Now was someone in the wrong? No, but that applicant would not be happy working in a workplace that wanted to goof around with nerf guns, and that company would have a difficult time growing their culture if they had someone who hated to have fun at work.
This doesn’t mean you should only hire all introverts or all extroverts, either. Surprisingly, a large percent of our employees are introverts (unlike myself) and would not be pegged as people who love to laugh and have a bit of fun. But they do, they love engaging in the silly aspects of our company culture, and it makes them a great fit.
Culture comes from the top down
I can’t expect anyone who works here to live and breath our culture if I don’t live our values myself.
Leaders have to embody your ethics and business culture, if not, you can’t expect anyone else to.
Nothing is worse than setting a double standard for your staff on what their attitudes and how they interact with people should be. Two of our core values are happy and grateful. It would be wrong for me to demand an intern have a certain mindset if I don’t practice it myself.
Culture is an interesting thing as one person can wreck it all. I could quickly destroy our company culture if I changed the way I operated and managed our team. If I were a lot more demanding and angry it would instantly change where people would fear losing their job.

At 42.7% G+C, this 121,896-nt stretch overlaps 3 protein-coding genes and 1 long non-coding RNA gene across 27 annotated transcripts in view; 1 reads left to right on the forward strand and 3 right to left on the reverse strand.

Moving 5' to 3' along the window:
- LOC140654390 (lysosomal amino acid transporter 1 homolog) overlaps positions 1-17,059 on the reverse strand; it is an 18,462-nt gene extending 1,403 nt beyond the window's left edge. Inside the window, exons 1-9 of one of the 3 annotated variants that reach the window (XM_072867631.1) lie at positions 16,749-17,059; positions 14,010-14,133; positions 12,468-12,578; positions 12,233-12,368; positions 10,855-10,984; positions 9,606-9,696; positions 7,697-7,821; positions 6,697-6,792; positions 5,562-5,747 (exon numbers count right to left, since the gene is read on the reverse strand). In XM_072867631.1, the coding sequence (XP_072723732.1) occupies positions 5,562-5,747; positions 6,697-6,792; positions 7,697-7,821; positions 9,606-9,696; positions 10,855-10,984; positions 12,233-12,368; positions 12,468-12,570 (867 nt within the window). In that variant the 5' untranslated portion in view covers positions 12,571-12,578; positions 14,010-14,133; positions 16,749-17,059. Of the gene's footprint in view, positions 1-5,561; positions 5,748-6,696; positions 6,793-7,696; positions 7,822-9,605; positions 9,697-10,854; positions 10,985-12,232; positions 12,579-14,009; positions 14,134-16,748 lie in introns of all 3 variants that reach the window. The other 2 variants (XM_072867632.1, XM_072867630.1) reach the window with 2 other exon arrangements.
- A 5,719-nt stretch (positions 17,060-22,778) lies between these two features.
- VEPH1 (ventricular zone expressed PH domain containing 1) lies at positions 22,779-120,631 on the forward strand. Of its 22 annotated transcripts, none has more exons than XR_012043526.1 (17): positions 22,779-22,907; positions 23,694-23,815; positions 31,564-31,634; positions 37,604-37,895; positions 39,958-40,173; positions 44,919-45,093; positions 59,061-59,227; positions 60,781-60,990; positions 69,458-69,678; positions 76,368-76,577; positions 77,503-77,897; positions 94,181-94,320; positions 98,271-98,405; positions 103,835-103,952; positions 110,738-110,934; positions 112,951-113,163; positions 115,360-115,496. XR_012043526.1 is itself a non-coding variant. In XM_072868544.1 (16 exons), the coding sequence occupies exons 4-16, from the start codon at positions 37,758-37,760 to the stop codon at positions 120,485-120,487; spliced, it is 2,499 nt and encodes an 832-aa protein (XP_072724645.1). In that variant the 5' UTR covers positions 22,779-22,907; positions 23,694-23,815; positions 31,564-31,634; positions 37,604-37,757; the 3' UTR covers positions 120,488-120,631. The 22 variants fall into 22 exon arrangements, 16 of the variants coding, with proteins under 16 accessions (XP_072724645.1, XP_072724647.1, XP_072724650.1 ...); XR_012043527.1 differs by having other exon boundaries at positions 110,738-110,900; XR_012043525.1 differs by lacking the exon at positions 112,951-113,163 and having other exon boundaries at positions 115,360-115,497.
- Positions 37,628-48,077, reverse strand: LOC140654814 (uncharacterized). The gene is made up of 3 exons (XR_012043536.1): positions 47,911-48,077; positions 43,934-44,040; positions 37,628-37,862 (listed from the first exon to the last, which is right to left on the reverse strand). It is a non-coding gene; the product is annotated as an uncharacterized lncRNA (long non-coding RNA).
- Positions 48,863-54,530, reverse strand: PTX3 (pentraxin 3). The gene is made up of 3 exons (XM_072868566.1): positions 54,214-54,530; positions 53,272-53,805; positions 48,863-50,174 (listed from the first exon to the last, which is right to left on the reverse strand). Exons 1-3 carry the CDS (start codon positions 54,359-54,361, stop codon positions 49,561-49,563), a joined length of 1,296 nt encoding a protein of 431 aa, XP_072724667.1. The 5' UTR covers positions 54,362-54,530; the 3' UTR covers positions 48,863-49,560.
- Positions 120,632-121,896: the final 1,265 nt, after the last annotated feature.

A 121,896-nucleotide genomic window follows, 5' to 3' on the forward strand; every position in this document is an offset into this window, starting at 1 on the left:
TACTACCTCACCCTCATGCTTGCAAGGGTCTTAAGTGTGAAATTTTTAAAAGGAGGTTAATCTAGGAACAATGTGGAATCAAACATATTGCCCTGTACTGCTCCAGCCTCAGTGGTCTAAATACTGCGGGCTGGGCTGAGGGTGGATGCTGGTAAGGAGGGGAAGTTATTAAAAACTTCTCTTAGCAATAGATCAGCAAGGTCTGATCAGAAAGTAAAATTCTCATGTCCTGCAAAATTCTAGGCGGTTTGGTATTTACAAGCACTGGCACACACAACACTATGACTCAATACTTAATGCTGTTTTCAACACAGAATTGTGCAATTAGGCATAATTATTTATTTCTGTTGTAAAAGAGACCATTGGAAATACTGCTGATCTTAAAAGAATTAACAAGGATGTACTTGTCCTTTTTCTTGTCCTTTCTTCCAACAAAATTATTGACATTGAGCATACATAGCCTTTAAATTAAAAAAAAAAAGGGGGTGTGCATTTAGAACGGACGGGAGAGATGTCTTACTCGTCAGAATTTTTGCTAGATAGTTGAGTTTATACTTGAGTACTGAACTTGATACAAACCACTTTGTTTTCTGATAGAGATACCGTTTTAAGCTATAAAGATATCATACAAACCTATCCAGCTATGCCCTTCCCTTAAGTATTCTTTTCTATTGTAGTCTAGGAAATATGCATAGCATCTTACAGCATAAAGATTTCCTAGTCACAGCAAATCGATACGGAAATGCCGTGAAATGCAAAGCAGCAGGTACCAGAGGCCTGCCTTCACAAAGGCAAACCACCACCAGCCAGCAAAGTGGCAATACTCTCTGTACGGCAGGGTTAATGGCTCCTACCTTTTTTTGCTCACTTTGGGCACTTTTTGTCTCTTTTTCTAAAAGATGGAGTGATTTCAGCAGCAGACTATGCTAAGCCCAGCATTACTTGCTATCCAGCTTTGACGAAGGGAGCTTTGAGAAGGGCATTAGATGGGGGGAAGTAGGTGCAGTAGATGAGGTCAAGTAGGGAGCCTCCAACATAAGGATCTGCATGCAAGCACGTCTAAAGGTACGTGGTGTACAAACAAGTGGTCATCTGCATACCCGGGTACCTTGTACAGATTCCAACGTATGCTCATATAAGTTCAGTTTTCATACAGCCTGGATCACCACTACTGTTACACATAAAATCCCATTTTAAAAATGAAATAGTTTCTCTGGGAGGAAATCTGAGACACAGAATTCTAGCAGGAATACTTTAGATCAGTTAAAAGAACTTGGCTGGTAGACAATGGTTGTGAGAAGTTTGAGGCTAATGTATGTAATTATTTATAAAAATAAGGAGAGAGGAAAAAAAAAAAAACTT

Creating that anxiety would ruin any positive feelings and trust our staff has with us and their managers, and it would effectively destroy our culture as a result.
Building trust with your employees
We work extra hard to make sure we have the funds we can use to blow off some stress.
As business owners, we’re not trying to just suck every penny out of this business for ourselves and our personal lives. We do a lot of stuff to take care of our people and to have fun.
But to maintain the culture, we need to build trust.
For example, we’re moving to unlimited paid time off (PTO) policy, where our staff does not have a set number of hours they can take off in a year, rather can take off days as needed to spend time with their family, go to the doctor, etc.
We couldn’t have done this without building a culture of integrity and trust, and without hiring the right team members.
We’ve built a culture where people don’t want to abuse the company. Our team would legitimately feel bad neglecting their job responsibilities by taking too much time off.
It’s going to be a balancing act, but our leaders will make sure people are not abusing the system. I trust our staff and want them to be able to spend time with their family. People come back refreshed and more productive after taking some time off.
Some might think this a terrible idea, and it wouldn’t work for every business. We figure if someone is taking off too much and ignoring their work then they’re clearly not going to fit in with our culture.
I feel strongly that our staff deserves this kind of trust. Over the past 10 years, our team members have worked some long hours and have done whatever was needed of them when we needed to buckle down and get projects done. They were willing to work extra to make our company excellent, and they deserve time off for all their hard work.
I feel that how we treat people is dependent on our culture. It’s important because as we grow, bringing on the right team members will be paramount to our customers’ success and ours as well.